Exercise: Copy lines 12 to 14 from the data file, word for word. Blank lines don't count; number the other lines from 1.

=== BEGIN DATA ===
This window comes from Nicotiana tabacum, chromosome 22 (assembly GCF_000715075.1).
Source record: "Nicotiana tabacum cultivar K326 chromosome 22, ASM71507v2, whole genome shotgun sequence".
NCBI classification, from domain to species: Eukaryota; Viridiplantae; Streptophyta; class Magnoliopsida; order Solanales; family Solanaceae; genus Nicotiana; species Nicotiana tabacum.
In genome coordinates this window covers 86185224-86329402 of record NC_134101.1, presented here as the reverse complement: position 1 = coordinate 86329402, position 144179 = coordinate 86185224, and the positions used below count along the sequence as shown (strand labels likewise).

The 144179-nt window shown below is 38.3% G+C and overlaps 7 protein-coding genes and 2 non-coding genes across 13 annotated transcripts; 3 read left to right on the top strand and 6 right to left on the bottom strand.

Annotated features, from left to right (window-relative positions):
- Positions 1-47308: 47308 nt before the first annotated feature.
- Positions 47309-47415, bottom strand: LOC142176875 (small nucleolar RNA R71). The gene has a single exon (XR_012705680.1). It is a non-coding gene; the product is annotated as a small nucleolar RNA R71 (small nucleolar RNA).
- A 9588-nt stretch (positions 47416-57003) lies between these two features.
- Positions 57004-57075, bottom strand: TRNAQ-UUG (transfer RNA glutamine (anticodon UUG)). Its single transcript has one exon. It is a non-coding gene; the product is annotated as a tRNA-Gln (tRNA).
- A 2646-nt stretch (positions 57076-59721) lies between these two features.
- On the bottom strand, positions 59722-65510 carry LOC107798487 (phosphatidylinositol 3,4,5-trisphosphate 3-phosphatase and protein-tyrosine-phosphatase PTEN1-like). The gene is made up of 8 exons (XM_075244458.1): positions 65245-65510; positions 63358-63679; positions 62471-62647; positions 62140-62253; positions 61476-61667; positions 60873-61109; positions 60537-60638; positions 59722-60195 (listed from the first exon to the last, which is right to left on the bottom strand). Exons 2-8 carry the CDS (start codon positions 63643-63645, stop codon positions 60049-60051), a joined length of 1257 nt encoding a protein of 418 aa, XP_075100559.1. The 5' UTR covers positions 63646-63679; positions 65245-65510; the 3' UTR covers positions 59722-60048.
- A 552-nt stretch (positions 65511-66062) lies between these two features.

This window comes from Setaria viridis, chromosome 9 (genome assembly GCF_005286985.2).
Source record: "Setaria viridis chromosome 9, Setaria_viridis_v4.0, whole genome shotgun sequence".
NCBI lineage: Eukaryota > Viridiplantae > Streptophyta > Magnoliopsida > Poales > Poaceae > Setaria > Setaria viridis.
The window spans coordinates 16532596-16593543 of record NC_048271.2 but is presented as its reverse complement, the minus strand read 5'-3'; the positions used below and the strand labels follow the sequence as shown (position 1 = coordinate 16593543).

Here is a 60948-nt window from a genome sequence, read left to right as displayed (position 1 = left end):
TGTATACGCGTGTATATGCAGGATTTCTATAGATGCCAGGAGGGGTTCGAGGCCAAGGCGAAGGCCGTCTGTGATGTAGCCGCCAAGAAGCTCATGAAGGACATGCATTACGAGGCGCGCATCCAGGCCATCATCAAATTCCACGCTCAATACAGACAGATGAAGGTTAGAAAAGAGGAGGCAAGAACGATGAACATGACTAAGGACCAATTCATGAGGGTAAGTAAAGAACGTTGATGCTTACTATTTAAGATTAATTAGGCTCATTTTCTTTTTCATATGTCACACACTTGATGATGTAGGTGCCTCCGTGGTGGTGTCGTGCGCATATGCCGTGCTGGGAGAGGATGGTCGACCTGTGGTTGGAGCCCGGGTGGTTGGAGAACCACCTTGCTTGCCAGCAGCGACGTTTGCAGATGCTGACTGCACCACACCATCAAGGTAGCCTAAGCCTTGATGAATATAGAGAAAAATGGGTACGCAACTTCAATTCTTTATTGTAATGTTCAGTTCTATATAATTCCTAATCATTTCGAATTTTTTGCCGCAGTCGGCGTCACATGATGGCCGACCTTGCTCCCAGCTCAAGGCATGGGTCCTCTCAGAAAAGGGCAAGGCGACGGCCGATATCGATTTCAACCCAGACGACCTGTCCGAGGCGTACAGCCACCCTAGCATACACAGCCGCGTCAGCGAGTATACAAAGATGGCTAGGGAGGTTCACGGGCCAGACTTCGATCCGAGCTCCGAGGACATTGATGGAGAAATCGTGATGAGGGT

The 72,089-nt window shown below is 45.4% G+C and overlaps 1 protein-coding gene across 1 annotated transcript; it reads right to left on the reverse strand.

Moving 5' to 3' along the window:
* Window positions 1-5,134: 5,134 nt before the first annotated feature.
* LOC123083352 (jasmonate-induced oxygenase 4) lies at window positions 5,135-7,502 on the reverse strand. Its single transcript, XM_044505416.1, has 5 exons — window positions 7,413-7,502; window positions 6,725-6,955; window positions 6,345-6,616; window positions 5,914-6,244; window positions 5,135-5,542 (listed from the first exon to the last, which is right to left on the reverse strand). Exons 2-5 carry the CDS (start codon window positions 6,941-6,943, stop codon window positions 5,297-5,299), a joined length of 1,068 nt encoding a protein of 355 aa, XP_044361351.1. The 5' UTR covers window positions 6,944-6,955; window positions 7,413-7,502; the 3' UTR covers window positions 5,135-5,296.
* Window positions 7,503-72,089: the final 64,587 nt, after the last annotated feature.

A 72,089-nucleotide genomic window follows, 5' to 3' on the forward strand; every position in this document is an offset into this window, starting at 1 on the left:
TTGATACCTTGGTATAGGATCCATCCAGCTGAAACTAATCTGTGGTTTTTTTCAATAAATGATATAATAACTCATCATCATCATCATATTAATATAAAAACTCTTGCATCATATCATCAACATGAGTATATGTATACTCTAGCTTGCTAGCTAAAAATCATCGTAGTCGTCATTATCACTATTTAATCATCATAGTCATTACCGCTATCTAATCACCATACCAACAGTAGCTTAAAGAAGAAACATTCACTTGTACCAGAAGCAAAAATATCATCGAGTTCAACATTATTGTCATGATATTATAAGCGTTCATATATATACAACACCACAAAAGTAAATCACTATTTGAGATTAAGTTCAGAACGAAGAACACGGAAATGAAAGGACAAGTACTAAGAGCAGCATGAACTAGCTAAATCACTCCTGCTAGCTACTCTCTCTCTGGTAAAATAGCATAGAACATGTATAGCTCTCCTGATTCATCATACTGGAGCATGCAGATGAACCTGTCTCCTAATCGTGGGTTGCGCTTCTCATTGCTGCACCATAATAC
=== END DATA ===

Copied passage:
- On the bottom strand, positions 59722-65510 carry LOC107798487 (phosphatidylinositol 3,4,5-trisphosphate 3-phosphatase and protein-tyrosine-phosphatase PTEN1-like). The gene is made up of 8 exons (XM_075244458.1): positions 65245-65510; positions 63358-63679; positions 62471-62647; positions 62140-62253; positions 61476-61667; positions 60873-61109; positions 60537-60638; positions 59722-60195 (listed from the first exon to the last, which is right to left on the bottom strand). Exons 2-8 carry the CDS (start codon positions 63643-63645, stop codon positions 60049-60051), a joined length of 1257 nt encoding a protein of 418 aa, XP_075100559.1. The 5' UTR covers positions 63646-63679; positions 65245-65510; the 3' UTR covers positions 59722-60048.
- A 552-nt stretch (positions 65511-66062) lies between these two features.

This window comes from Setaria viridis, chromosome 9 (genome assembly GCF_005286985.2).